Choosing your mortgage loan term is not as difficult as you think.
Many people get very anxious when it comes to choosing the term on their new mortgage, whether it is a home purchase or a refinance. Term is just another way of saying the length of the repayment period on the mortgage, expressed in years. A 30 year fixed mortgage has a 30 year term, so it will be paid off in 30 years if you make the minimum payments. Simple enough. For the purposes of this article, I’ll use the phrases “longer term” and “shorter term” to describe any two loan options in relation to each other. The actual terms you are deciding between don’t matter, the pros and cons will remain the same.
A little known fact:
Here’s something a little more complicated that not many people know. If you choose a longer loan term, but make payments for a shorter term, the loan will behave exactly as if you had chosen the shorter term in the first place. Sounds easy and difficult at the same, but basically you can close your loan as a 30 year fixed mortgage and make 15 year payments and it will pay off in 15 years. To determine payments for a shorter term loan, all you need to do is plug your interest rate, loan balance and the term you desire into any mortgage calculator online and you’ll receive the payment you need to make to pay it off in that time frame.
Why does this matter?
It matters because if you are wrestling with a 30 year fixed versus a 20, 15 or 10 year fixed, you can choose the 30 year fixed and make payments based on what you can afford. If you can afford 15 year payments, you can choose to do so. If your financial situation changes and you need a little extra money each month, you can back off to the minimum 30 year fixed payments.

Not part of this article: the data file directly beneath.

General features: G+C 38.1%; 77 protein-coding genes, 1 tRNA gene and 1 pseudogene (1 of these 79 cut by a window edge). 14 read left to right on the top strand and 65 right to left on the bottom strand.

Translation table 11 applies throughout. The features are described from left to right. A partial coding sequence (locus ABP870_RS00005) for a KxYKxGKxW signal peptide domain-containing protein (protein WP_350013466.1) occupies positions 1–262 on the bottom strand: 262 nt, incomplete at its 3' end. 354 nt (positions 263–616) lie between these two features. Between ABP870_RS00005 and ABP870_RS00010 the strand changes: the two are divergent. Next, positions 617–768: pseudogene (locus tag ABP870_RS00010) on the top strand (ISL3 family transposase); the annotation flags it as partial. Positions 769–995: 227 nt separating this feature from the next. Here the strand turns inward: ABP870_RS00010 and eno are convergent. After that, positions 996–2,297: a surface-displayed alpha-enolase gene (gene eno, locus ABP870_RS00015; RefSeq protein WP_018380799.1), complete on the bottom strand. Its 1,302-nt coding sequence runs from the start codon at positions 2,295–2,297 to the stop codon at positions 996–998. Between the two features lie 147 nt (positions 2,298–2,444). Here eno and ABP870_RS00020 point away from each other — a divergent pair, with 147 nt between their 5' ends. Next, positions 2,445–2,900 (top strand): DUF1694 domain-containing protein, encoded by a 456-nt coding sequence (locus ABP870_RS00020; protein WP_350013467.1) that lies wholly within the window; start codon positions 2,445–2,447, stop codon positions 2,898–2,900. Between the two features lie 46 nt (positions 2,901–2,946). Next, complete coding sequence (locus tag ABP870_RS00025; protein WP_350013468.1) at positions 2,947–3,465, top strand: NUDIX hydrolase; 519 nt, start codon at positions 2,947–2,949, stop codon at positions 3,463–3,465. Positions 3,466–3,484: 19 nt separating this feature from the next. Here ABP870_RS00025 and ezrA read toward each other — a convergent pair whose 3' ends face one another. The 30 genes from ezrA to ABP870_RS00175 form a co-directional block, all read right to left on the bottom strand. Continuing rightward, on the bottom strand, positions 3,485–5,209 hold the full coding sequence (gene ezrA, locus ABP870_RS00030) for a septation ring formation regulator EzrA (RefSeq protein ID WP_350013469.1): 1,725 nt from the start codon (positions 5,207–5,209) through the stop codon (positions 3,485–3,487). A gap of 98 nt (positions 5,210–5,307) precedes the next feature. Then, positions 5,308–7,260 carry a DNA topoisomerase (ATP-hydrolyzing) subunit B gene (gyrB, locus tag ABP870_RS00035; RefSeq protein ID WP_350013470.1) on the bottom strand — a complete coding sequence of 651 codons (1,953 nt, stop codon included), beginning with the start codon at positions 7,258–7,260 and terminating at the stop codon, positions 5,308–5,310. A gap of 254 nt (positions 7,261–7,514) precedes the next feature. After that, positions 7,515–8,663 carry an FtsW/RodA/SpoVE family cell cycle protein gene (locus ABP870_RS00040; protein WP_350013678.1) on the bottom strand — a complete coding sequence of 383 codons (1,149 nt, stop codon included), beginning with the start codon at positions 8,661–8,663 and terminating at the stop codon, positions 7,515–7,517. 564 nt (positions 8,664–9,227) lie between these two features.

Why do people choose different loan terms?
You are probably asking yourself at this point why anyone would choose anything but a 30 year fixed mortgage if it gives them so many options. There are positive and negative aspects of each option.
The benefits of shorter term loans:
- Shorter term loans typically have more favorable rates/fees than longer term options
- Shorter term loans force borrowers to put more money toward principal, which some borrowers prefer
- Shorter term loans typically have more favorable mortgage insurance, if required
The benefits of longer term loans:
- Lower payments than shorter term loans
- More flexibility than shorter term loans as far as payment (discussed above)
- Easier to qualify from an income perspective
For most people the choice comes down to more favorable terms for shorter term mortgages vs. lower payments for longer term mortgages.
The reality is that you can choose your loan term, as long as you are making at least the minimum payments. It should be noted that you cannot make payments for a longer term if you are in a shorter term, because your payments would not meet the minimum required payment each month. If you have some doubt as to the monthly payments and whether you can make them, a conservative choice would be to choose a longer term and decide what you will pay. It should also be noted that this only works on loans without prepayment penalties. If your loan has a prepayment penalty, you may still be able to make extra payments, but there may be a cap on how much extra.
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